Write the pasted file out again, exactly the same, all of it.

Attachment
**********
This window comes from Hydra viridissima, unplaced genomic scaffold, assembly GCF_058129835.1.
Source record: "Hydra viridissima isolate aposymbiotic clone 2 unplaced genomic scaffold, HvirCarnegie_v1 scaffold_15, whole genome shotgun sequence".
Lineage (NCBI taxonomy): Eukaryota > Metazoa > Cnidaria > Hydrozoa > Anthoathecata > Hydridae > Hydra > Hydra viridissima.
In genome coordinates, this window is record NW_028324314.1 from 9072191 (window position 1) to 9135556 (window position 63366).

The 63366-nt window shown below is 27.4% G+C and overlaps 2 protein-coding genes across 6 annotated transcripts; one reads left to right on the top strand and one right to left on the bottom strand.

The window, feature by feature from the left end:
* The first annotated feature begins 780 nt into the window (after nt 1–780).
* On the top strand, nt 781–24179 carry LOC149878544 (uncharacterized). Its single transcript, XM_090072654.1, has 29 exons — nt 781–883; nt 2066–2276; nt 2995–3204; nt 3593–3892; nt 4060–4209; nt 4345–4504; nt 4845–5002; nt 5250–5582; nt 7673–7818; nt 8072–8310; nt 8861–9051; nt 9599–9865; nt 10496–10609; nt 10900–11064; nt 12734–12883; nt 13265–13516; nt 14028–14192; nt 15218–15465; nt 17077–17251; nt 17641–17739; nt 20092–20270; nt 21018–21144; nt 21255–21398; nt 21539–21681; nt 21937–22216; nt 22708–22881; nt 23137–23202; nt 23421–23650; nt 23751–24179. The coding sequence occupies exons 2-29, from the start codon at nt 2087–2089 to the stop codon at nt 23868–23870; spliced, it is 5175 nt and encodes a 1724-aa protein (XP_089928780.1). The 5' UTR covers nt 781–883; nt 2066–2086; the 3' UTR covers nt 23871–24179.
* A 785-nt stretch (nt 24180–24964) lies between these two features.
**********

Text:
This window comes from Hydra viridissima, unplaced genomic scaffold, assembly GCF_058129835.1.
Source record: "Hydra viridissima isolate aposymbiotic clone 2 unplaced genomic scaffold, HvirCarnegie_v1 scaffold_15, whole genome shotgun sequence".
Lineage (NCBI taxonomy): Eukaryota > Metazoa > Cnidaria > Hydrozoa > Anthoathecata > Hydridae > Hydra > Hydra viridissima.
In genome coordinates, this window is record NW_028324314.1 from 9072191 (window position 1) to 9135556 (window position 63366).

The 63366-nt window shown below is 27.4% G+C and overlaps 2 protein-coding genes across 6 annotated transcripts; one reads left to right on the top strand and one right to left on the bottom strand.

The window, feature by feature from the left end:
* The first annotated feature begins 780 nt into the window (after nt 1–780).
* On the top strand, nt 781–24179 carry LOC149878544 (uncharacterized). Its single transcript, XM_090072654.1, has 29 exons — nt 781–883; nt 2066–2276; nt 2995–3204; nt 3593–3892; nt 4060–4209; nt 4345–4504; nt 4845–5002; nt 5250–5582; nt 7673–7818; nt 8072–8310; nt 8861–9051; nt 9599–9865; nt 10496–10609; nt 10900–11064; nt 12734–12883; nt 13265–13516; nt 14028–14192; nt 15218–15465; nt 17077–17251; nt 17641–17739; nt 20092–20270; nt 21018–21144; nt 21255–21398; nt 21539–21681; nt 21937–22216; nt 22708–22881; nt 23137–23202; nt 23421–23650; nt 23751–24179. The coding sequence occupies exons 2-29, from the start codon at nt 2087–2089 to the stop codon at nt 23868–23870; spliced, it is 5175 nt and encodes a 1724-aa protein (XP_089928780.1). The 5' UTR covers nt 781–883; nt 2066–2086; the 3' UTR covers nt 23871–24179.
* A 785-nt stretch (nt 24180–24964) lies between these two features.